While Mueller has turned up no evidence of collusion between the Trump campaign and Russia, this “counternarrative” has led to: former FBI Deputy Director Andrew McCabe fired for lying to investigators; Peter Strzok and Lisa Page booted off Mueller’s team for virulently anti-Trump texts; Deputy Assistant AG Bruce Ohr demoted after contacts with a Trump oppo-research firm came to light; the quitting of former Deputy Assistant AG David Laufman, who played a key role in both the Russia and Clinton email investigations; and FBI general counsel James Baker reassigned after evidence emerged that he’d been in contact with leftist reporter David Corn.

In other words, while the Mueller investigation sputters along, the evidence of political abuse at the FBI and Justice is piling up.

This “counternarrative” also has uncovered the fact that the FBI had a spy in the Trump campaign, and that the FBI has not been entirely forthcoming about how the Trump investigation got started, or when.

The editorial concludes:

It reminds us of the story about the cub reporter who is sent to cover a routine meeting of the local town council. The reporter later returns to the newsroom without a story. When the editor asks why there’s no story, the reporter responds: “I couldn’t get to the government building because a massive train wreck blocked the street.”

A good reporter, or at least one who isn’t hopelessly biased, would be able to see that the real story isn’t the go-nowhere Mueller investigation, but the more troubling story of abuse of power by Obama administration officials to protect Hillary Clinton and then derail the Trump presidency.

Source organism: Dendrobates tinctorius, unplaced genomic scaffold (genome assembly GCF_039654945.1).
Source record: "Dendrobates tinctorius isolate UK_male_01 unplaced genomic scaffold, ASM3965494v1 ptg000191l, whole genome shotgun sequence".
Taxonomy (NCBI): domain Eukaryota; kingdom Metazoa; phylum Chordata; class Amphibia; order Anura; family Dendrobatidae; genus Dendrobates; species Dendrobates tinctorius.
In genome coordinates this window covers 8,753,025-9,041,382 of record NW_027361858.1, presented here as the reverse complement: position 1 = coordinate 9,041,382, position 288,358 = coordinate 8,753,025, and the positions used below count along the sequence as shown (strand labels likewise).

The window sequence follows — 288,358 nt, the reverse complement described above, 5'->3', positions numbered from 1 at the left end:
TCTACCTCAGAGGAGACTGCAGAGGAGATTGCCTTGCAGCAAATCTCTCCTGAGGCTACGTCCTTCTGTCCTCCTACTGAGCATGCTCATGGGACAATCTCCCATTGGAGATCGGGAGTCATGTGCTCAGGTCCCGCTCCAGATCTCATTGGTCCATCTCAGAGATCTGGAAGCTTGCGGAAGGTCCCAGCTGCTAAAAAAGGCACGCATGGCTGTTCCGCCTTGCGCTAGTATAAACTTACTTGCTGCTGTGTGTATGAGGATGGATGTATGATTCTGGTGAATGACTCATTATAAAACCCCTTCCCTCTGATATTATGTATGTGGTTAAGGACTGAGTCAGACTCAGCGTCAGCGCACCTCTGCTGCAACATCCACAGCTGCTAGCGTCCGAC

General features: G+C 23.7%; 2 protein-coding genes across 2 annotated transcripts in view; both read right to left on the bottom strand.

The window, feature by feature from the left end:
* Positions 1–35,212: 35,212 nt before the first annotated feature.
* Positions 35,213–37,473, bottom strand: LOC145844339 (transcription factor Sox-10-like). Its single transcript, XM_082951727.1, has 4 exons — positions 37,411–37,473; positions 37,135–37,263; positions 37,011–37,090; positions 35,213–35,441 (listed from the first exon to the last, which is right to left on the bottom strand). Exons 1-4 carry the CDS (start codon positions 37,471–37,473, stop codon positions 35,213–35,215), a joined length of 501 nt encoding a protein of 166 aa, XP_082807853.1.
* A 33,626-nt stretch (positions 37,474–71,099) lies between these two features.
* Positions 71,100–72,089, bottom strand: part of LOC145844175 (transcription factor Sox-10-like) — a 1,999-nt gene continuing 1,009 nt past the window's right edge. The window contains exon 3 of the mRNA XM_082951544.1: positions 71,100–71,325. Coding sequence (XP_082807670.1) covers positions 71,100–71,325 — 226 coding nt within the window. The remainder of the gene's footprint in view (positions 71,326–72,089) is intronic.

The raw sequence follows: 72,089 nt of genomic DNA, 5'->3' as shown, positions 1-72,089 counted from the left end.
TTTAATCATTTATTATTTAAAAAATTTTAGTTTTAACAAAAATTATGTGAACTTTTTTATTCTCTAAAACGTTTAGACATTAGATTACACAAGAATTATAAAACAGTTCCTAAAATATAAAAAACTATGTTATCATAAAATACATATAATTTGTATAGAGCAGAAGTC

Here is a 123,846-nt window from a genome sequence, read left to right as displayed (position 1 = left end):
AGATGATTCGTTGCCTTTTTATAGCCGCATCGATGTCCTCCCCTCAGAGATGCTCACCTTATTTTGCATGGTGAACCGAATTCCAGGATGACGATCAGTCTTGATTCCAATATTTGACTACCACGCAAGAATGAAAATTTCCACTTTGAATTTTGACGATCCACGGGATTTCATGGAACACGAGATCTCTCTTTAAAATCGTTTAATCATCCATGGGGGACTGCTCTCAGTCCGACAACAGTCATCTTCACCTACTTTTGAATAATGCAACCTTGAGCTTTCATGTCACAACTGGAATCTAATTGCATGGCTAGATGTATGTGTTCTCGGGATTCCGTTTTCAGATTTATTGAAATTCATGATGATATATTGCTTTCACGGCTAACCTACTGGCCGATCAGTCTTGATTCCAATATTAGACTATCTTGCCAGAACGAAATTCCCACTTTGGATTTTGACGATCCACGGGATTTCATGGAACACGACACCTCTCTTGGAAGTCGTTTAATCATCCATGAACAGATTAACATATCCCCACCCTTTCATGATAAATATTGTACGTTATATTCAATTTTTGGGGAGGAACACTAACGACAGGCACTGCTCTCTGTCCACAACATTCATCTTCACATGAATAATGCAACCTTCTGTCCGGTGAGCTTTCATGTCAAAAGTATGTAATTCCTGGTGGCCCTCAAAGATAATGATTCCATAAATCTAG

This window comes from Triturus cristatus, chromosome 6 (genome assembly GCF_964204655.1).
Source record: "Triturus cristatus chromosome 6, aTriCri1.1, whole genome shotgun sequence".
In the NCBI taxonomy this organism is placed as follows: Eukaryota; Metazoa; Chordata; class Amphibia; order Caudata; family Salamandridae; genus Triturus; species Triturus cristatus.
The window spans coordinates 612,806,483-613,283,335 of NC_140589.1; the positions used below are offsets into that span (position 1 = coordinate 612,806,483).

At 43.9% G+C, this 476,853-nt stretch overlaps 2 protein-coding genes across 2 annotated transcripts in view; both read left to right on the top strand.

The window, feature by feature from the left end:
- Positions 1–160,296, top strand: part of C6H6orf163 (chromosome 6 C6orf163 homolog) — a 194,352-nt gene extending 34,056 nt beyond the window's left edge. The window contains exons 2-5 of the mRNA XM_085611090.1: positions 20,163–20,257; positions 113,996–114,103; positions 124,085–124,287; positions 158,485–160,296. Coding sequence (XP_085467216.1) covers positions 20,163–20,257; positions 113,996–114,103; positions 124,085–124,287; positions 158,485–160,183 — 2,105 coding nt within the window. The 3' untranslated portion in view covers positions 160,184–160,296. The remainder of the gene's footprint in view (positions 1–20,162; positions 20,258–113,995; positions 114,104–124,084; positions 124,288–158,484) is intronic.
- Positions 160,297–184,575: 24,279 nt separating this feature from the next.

The mainstream media is going to look very foolish when the only people reporting on the train wreck are the alternative media.

Reining In An Out Of Control Government

Civil asset forfeiture has become a problem in America in recent years. I have written about a number of cases of forfeiture in recent years. Two of these stories are here and hereHot Air posted an article today citing what Florida has decided to do about this government abuse of power.

The article at Hot Air reports:

Some great news in asset forfeiture reform is coming out of Florida. S.B. 1044, approved by the legislature earlier in the month, was signed into law today by Gov. Rick Scott.

The big deal with this particular reform is that, in most cases, Florida police will actually have to arrest and charge a person with a crime before attempting to seize and keep their money and property under the state’s asset forfeiture laws. One of the major ways asset forfeiture gets abused is that it is frequently a “civil”, not criminal, process where police and prosecutors are able to take property without even charging somebody with a crime, let alone convicting them. This is how police are, for example, able to snatch cash from cars they’ve pulled over and claim they suspect the money was going to be used for drug trafficking without actually finding any drugs.

The civil asset forfeiture law was put into effect to allow municipalities to sell off the assets of criminals and use the money for municipal purposes. In order to trace drug money, a law was passed that any cash deposit of $10,000 or more had to be documented by the bank involved. This law was abused and used against small businesses that generally made cash deposits of less than $10,000. They were accused of making the small deposits to avoid the law, and their bank accounts were seized. A number of small businesses were forced out of business by these actions. Aside from the fact that that this is simply government overreach, it is also a violation of the Sixth Amendment.

Amendment VI

In all criminal prosecutions, the accused shall enjoy the right to a speedy and public trial, by an impartial jury of the state and district wherein the crime shall have been committed, which district shall have been previously ascertained by law, and to be informed of the nature and cause of the accusation; to be confronted with the witnesses against him; to have compulsory process for obtaining witnesses in his favor, and to have the assistance of counsel for his defense.

Montana and New Mexico have already passed laws to curb the abuse of civil asset forfeiture laws. We need this trend to continue.